The Washington Post

High school that monitors students’ tweets expels senior

A high school in Indiana that tracks students’ tweets made through the school’s computer system — even if it is done from a teen’s home — expelled a senior close to graduation for what it said was a message with foul language.

The school is Garrett High School in Garrett, Ind., and the senior was expelled is named Austin Carroll, according to the Indiana News Center.

The senior was quoted as saying that he had tweeted a message with a four-letter word from home on his personal Twitter account. The principal of the school was quoted as saying that the school’s computer system can track tweets whenever a student logs into it no matter where the student is working from.

Austin, who was close to graduating from high school, will finish out the year at an alternative school, but said that he was sorry not to be able to go to prom and participate in other activities at the school from which he was expelled.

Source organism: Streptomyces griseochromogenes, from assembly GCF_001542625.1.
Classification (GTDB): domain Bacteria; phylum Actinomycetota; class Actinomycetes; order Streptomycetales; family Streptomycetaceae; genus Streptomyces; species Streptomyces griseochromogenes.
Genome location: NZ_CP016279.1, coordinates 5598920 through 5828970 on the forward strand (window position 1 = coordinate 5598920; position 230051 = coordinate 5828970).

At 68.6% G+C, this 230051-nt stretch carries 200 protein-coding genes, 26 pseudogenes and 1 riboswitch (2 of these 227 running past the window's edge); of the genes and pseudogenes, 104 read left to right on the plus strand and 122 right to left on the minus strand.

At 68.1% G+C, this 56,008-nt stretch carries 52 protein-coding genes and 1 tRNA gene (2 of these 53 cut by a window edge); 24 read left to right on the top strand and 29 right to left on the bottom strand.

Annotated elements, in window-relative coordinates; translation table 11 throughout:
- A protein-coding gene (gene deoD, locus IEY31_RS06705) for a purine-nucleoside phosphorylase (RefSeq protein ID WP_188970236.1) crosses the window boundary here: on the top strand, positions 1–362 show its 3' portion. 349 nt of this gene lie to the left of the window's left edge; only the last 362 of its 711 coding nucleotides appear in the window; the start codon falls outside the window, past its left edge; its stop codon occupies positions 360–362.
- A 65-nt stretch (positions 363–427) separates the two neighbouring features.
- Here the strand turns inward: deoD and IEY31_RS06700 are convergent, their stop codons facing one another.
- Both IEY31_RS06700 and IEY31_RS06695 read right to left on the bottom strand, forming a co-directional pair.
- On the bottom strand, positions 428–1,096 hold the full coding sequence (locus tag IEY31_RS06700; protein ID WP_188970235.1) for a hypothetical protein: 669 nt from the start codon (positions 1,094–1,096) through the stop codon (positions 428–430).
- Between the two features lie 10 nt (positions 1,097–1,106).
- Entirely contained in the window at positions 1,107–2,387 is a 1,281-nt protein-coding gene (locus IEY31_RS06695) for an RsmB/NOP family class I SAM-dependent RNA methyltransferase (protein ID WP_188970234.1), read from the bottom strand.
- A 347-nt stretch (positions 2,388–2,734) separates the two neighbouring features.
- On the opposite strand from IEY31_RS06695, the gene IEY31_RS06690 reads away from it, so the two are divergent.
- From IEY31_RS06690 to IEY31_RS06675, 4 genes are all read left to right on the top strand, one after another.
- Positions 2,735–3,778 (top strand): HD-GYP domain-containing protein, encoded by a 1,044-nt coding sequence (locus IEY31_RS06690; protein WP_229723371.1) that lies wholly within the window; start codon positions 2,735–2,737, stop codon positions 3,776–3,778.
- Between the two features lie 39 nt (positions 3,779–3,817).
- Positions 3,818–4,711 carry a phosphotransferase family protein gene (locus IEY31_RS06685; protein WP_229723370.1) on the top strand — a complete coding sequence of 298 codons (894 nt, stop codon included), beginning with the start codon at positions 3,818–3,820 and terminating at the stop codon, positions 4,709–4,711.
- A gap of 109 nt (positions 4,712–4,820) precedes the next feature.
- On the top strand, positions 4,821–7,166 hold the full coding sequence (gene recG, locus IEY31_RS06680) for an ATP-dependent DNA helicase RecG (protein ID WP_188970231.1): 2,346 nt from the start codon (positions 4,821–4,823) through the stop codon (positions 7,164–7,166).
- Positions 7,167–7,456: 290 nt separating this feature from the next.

His mother, Pam Smith, was quoted as saying that she could understand if her son had been suspended for a few days or even fined. But, she said, “to kick him out of school, his senior year, three months to go, is wrong.”

The senior said he shouldn’t be penalized by the school for a message he sent on his own time. In fact, expulsion for a tweet laced with profanity during school time seems extreme, doesn’t it?

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Valerie Strauss covers education and runs The Answer Sheet blog.

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